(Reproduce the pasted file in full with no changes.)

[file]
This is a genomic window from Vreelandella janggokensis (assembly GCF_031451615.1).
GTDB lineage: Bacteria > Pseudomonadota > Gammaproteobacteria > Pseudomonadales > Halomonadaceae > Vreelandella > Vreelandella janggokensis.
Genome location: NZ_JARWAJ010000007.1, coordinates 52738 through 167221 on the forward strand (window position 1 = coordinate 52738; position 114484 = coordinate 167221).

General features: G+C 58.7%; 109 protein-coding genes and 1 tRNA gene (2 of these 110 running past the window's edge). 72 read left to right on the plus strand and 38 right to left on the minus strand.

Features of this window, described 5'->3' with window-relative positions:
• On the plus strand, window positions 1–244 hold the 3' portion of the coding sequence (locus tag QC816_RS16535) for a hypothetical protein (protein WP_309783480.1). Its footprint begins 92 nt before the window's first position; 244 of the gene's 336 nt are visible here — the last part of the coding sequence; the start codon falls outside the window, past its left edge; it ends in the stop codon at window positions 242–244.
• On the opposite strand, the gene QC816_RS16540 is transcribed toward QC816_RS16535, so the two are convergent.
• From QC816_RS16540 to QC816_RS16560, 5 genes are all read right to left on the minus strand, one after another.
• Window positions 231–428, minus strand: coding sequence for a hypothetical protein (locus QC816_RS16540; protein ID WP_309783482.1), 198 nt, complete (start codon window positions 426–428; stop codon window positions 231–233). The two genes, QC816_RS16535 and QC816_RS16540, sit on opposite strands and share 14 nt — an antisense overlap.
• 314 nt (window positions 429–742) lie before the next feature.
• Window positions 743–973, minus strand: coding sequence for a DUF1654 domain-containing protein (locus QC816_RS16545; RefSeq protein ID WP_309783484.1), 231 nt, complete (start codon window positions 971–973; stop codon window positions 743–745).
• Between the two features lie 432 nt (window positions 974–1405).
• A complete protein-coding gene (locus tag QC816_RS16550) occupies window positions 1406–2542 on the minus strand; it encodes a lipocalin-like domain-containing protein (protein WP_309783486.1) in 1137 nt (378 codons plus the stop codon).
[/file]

This is a genomic window from Vreelandella janggokensis (assembly GCF_031451615.1).
GTDB lineage: Bacteria > Pseudomonadota > Gammaproteobacteria > Pseudomonadales > Halomonadaceae > Vreelandella > Vreelandella janggokensis.
Genome location: NZ_JARWAJ010000007.1, coordinates 52738 through 167221 on the forward strand (window position 1 = coordinate 52738; position 114484 = coordinate 167221).

General features: G+C 58.7%; 109 protein-coding genes and 1 tRNA gene (2 of these 110 running past the window's edge). 72 read left to right on the plus strand and 38 right to left on the minus strand.

Features of this window, described 5'->3' with window-relative positions:
• On the plus strand, window positions 1–244 hold the 3' portion of the coding sequence (locus tag QC816_RS16535) for a hypothetical protein (protein WP_309783480.1). Its footprint begins 92 nt before the window's first position; 244 of the gene's 336 nt are visible here — the last part of the coding sequence; the start codon falls outside the window, past its left edge; it ends in the stop codon at window positions 242–244.
• On the opposite strand, the gene QC816_RS16540 is transcribed toward QC816_RS16535, so the two are convergent.
• From QC816_RS16540 to QC816_RS16560, 5 genes are all read right to left on the minus strand, one after another.
• Window positions 231–428, minus strand: coding sequence for a hypothetical protein (locus QC816_RS16540; protein ID WP_309783482.1), 198 nt, complete (start codon window positions 426–428; stop codon window positions 231–233). The two genes, QC816_RS16535 and QC816_RS16540, sit on opposite strands and share 14 nt — an antisense overlap.
• 314 nt (window positions 429–742) lie before the next feature.
• Window positions 743–973, minus strand: coding sequence for a DUF1654 domain-containing protein (locus QC816_RS16545; RefSeq protein ID WP_309783484.1), 231 nt, complete (start codon window positions 971–973; stop codon window positions 743–745).
• Between the two features lie 432 nt (window positions 974–1405).
• A complete protein-coding gene (locus tag QC816_RS16550) occupies window positions 1406–2542 on the minus strand; it encodes a lipocalin-like domain-containing protein (protein WP_309783486.1) in 1137 nt (378 codons plus the stop codon).